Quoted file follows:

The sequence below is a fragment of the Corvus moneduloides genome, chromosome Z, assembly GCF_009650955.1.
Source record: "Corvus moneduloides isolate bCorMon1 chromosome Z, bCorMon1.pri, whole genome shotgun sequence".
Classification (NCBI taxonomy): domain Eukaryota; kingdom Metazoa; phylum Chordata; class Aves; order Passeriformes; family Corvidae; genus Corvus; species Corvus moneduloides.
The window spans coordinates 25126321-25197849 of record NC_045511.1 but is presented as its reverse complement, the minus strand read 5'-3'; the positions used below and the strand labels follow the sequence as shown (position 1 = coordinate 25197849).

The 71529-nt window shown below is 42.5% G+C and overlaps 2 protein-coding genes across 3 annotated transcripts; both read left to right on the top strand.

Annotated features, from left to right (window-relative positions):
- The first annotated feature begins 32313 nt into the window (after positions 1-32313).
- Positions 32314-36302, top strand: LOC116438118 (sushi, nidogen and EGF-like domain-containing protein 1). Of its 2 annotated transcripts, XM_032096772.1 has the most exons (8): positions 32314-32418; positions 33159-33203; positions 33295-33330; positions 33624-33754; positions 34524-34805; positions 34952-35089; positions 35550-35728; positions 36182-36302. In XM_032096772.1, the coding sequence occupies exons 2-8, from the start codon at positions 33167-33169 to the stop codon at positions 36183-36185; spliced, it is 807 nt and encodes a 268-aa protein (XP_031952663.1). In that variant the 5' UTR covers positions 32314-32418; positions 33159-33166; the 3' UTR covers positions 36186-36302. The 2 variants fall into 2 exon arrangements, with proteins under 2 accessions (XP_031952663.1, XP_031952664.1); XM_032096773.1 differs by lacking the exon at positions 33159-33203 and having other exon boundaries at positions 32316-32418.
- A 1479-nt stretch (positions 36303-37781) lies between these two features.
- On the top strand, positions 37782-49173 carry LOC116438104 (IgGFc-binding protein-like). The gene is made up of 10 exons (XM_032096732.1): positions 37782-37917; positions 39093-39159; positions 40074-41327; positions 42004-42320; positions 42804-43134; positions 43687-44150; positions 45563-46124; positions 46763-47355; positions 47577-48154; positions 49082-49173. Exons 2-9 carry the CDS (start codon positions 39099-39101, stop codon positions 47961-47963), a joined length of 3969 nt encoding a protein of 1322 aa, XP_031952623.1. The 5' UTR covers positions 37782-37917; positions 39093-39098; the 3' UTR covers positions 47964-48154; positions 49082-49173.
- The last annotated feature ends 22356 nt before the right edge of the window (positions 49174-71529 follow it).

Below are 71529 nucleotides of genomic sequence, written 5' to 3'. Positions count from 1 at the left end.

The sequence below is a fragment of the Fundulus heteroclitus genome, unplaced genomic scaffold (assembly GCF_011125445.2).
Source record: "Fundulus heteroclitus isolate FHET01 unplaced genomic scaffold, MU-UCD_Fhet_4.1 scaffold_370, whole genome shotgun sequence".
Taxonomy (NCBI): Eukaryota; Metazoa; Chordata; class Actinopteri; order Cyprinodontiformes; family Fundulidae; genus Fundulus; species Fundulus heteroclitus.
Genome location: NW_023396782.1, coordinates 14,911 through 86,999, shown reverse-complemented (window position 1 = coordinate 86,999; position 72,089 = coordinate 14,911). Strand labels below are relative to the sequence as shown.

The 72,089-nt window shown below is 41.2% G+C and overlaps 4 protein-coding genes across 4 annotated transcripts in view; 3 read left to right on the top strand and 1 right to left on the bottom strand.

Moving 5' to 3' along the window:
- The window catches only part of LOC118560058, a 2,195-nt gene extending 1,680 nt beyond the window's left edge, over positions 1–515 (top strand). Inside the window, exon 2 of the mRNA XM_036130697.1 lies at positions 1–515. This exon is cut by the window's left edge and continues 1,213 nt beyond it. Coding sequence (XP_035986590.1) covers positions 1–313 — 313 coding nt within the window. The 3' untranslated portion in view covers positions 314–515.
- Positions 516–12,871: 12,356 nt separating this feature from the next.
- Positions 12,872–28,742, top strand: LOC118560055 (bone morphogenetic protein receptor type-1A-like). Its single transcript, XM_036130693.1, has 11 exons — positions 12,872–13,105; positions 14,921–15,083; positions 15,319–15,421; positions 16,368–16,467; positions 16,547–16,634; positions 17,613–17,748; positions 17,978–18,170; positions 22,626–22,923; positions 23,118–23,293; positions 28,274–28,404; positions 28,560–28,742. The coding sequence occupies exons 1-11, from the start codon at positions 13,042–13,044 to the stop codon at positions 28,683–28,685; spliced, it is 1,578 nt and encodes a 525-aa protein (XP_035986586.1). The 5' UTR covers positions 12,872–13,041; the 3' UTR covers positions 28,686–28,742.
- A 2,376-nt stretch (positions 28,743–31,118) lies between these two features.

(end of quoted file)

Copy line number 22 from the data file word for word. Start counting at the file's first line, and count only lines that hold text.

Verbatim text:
- A 2,376-nt stretch (positions 28,743–31,118) lies between these two features.